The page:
In tight spots in the colonies a century back, Cecil Rhodes used to buck up his men by telling them that each had been an Englishman and therefore had won first prize in the lottery of life. Today, to be born an American is to win first prize in the lottery of life. One understands why that might not seem obvious to black people of a certain age: Condi Rice, for example, has childhood memories of a segregated south and racial violence. But that's what makes Obama's association with Wright so significant. He's not from Alabama. He's a biracial middle-class Kenyan-Kansan Hawaiian-born Indonesian-raised Columbia and Harvard graduate who chose to immerse himself in the most corrosive and paranoid end of a racial-grievance ghetto mentality that is nothing to do with him, his family or his upbringing. He doesn't have the same excuse as a Jackson, Sharpton or Farrakhan.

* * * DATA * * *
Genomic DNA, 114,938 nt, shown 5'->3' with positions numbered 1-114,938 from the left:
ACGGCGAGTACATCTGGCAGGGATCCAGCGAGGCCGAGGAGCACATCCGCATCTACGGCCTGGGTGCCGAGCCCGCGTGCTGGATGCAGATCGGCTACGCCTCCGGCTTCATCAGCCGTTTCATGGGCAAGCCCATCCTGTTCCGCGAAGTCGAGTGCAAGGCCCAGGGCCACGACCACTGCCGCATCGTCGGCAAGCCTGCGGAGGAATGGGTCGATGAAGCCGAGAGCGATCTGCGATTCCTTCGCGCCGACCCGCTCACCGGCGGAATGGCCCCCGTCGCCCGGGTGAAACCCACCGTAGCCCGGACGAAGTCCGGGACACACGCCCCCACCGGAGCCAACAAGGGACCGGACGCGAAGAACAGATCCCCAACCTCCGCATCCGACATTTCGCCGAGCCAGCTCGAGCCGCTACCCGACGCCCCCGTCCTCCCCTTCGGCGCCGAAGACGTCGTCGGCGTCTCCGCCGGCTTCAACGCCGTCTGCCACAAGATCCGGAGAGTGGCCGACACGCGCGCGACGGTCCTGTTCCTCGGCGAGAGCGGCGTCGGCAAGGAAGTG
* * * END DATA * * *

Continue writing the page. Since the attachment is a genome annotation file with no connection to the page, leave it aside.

My impression is that twenty years ago, Obama wanted to associate himself with "authentic African-Americans" -- black Americans who were, you know, descendants of slaves. This was his way of dealing with the "Is he black enough?" question within his local community. Seems like it worked out OK until recently. Sure, it looks bad now. Actually, it is bad, and Obama deserves criticism for not facing the issue when he was elected to the Senate. But why didn't this come up during his Senate race? Reverend Wright has been around for a long time. Didn't the press in Illinois notice some of these outrageous statements back then? Obama wants to be a unifying politician. That means leaving racial separatists behind. If he makes the right choice now, I say better late than never. Many conservatives were slow to accept civil rights, but they got past it and these days most conservatives are strongly in favor of color-blind equal rights. Many so-called "civil rights activists" have been promulgating racism as a basis for their political advantage. Maybe, Obama's run for the presidency will force him to leave the race-baiters behind. If that happens, it would be a good thing. If it doesn't, it may be another twenty years before we get another chance to move past race in politics.